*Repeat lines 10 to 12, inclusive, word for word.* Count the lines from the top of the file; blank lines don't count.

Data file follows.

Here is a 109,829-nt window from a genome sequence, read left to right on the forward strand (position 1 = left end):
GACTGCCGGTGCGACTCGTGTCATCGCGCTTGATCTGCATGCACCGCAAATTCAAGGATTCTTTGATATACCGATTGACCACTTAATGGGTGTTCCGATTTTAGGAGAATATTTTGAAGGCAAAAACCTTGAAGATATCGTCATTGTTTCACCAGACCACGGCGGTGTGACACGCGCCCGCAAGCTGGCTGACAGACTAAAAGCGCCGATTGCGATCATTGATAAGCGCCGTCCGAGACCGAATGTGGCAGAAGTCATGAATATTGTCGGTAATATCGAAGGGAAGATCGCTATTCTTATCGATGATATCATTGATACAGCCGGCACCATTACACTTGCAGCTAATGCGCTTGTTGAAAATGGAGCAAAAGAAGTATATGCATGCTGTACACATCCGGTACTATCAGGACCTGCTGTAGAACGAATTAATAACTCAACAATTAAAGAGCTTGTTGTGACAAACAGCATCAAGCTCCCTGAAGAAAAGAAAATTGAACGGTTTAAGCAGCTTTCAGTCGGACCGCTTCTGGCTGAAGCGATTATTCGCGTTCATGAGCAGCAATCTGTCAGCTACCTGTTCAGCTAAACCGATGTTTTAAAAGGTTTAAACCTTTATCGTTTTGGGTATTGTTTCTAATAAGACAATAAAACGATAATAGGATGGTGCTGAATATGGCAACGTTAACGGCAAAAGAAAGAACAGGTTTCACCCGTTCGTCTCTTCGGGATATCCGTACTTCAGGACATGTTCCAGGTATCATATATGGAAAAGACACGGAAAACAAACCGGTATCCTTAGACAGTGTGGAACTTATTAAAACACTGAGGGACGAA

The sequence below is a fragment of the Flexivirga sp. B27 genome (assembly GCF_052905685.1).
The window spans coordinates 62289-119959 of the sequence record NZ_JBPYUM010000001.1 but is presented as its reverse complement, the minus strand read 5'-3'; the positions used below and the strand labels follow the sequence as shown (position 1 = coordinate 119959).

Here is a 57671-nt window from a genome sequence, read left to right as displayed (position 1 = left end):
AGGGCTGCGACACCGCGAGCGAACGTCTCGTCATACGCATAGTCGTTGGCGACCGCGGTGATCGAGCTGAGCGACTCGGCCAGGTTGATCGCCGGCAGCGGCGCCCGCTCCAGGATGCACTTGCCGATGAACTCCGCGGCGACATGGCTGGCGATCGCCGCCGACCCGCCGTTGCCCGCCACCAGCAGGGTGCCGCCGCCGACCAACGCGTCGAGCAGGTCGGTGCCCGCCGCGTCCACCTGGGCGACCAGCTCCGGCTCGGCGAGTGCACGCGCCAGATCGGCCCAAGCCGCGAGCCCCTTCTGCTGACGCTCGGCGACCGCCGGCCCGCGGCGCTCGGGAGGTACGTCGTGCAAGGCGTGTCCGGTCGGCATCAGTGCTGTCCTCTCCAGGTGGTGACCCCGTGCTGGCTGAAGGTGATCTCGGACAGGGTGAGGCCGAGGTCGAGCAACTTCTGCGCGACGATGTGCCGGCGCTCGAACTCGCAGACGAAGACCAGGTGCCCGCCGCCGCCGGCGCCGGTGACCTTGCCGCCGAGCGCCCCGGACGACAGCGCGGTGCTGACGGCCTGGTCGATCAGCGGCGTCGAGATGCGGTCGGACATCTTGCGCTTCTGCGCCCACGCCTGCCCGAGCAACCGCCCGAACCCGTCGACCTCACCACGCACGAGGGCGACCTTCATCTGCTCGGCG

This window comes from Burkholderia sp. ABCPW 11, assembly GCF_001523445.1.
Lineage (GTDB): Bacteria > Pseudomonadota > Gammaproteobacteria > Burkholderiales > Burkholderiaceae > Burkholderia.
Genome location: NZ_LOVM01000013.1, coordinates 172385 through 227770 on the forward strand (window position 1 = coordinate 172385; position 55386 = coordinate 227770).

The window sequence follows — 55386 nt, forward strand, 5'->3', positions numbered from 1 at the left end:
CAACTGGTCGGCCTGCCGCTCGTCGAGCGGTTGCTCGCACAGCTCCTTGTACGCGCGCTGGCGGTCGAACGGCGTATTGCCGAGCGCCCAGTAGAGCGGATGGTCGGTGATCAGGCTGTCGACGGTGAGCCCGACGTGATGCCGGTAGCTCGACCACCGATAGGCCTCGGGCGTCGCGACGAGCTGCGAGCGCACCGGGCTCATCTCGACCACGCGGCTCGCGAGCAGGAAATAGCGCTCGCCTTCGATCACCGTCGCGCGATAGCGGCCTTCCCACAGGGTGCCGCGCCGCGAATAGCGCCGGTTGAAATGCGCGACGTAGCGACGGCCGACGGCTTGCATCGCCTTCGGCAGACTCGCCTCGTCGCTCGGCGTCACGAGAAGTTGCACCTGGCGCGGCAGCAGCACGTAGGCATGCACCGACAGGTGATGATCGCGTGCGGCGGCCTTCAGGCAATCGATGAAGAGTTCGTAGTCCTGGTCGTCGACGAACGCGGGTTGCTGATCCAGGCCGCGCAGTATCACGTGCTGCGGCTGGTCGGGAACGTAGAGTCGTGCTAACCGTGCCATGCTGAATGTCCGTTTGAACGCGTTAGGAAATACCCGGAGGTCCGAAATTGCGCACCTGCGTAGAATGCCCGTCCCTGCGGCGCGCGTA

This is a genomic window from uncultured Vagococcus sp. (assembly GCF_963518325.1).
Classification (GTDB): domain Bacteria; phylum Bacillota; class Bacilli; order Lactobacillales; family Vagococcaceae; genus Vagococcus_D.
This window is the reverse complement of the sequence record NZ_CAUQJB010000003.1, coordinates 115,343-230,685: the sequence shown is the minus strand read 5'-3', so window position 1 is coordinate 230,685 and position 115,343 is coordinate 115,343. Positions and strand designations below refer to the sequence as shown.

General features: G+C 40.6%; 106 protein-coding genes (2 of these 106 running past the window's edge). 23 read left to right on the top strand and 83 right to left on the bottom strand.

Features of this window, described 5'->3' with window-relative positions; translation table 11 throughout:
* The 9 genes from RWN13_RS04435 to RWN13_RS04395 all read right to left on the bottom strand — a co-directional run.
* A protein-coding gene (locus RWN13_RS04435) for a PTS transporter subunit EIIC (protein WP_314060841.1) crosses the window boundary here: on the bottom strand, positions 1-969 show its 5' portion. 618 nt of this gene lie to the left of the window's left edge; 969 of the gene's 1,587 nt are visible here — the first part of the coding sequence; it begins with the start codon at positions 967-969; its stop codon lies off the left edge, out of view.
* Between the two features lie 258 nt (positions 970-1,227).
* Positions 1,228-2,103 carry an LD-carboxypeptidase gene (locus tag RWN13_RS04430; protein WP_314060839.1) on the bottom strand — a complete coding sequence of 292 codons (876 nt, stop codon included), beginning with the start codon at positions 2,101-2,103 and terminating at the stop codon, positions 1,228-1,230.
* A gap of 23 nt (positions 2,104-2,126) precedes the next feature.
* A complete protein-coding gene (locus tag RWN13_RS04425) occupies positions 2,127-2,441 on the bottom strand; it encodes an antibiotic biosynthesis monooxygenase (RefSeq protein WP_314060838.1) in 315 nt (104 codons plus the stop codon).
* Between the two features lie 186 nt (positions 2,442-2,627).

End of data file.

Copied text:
The window sequence follows — 55386 nt, forward strand, 5'->3', positions numbered from 1 at the left end:
CAACTGGTCGGCCTGCCGCTCGTCGAGCGGTTGCTCGCACAGCTCCTTGTACGCGCGCTGGCGGTCGAACGGCGTATTGCCGAGCGCCCAGTAGAGCGGATGGTCGGTGATCAGGCTGTCGACGGTGAGCCCGACGTGATGCCGGTAGCTCGACCACCGATAGGCCTCGGGCGTCGCGACGAGCTGCGAGCGCACCGGGCTCATCTCGACCACGCGGCTCGCGAGCAGGAAATAGCGCTCGCCTTCGATCACCGTCGCGCGATAGCGGCCTTCCCACAGGGTGCCGCGCCGCGAATAGCGCCGGTTGAAATGCGCGACGTAGCGACGGCCGACGGCTTGCATCGCCTTCGGCAGACTCGCCTCGTCGCTCGGCGTCACGAGAAGTTGCACCTGGCGCGGCAGCAGCACGTAGGCATGCACCGACAGGTGATGATCGCGTGCGGCGGCCTTCAGGCAATCGATGAAGAGTTCGTAGTCCTGGTCGTCGACGAACGCGGGTTGCTGATCCAGGCCGCGCAGTATCACGTGCTGCGGCTGGTCGGGAACGTAGAGTCGTGCTAACCGTGCCATGCTGAATGTCCGTTTGAACGCGTTAGGAAATACCCGGAGGTCCGAAATTGCGCACCTGCGTAGAATGCCCGTCCCTGCGGCGCGCGTA

This is a genomic window from uncultured Vagococcus sp. (assembly GCF_963518325.1).